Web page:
Wednesday, February 9, 2011

A Day in the Life of a Writer Who Has Caught Up with Deadlines

The greenhouse thermometer read 30 degrees this morning, versus an outdoor temperature of 23.  I'd like to think the manure pile in the greenhouse is making a difference, but I suppose the gauges could be faulty.  The warmer days are helping my 10 varieties of lettuce grow faster than they were.

I'm getting into a habit of every third day stopping by the woodshed to practice using the heavy-duty splitting maul I ordered from Lehman's a few years ago (, well worth the $50 investment. My lessons began with the black walnut tree cut down by request of the family of the fellow who ran into it on May 10, 2010.  I probably could have dropped the maul on a walnut chunk and watched it split, but I needed to perfect my aim and my swing because a pile of locust waits for me.  A month ago, I gave the locust a try and failed miserably.  Now I've graduated and am able to add some of that yellow wood, nicely split, to our backstairs bin.

After emptying my cup of apple cider vinegar tea and doing a tiny bit of work "in my office," it's usually time for a morning run.  Last night I realized our bank account was dwindling, so this morning the bank was my destination.  "You still running?" the teller asked, not impressed by the stocking pulled over my face and the pistol in my hand.  "Always, unless I'm injured" was my answer.  The branch is a little more than 3 1/2 miles from our house, so I added a detour to make an 8-mile loop.  As I left Glasgow, Randy waved from his garage, which is stuffed full of things he's trying to sell.  "Since we built this house, we've parked a car in the garage twice," he told me,  "been admiring your greenhouse, started plants myself last year, we'd like to drop by for a tour some day."  Please do, I said.  A few years ago we traded sweet corn for green peppers.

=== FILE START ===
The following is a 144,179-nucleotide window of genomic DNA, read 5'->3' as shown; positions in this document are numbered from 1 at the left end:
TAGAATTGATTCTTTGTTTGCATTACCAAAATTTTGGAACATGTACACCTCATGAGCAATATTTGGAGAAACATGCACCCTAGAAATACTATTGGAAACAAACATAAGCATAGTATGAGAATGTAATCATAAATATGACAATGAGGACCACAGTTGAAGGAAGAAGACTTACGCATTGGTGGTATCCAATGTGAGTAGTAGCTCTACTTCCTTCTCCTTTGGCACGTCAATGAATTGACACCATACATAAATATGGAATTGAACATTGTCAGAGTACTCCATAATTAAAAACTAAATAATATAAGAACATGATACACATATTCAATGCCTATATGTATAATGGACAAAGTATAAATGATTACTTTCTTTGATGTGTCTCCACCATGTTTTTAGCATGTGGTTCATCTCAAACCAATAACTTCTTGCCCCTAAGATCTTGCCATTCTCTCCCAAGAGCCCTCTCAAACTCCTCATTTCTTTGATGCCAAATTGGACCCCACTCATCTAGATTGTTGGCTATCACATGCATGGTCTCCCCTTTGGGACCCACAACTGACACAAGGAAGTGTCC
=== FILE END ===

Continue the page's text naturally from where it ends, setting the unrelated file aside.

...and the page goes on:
I read the local weekly over a late breakfast, then resumed what I started yesterday -- garden fence building.  Because I dug 17 holes yesterday, I had to match that today, leaving only 16 to finish, tomorrow I hope.

"To keep out the deer?" asks Virginia.

No, the chickens.  My little yellow mesh fences, mentioned in earlier blog entries, haven't worked well except for the first few days after we trim wings.  I figure a 6-foot fence will do a better job and reduce feather-clipping to a monthly task.  The fence will only extend along two sides of the garden area.  Let's hope the chickens don't wander all the way around.

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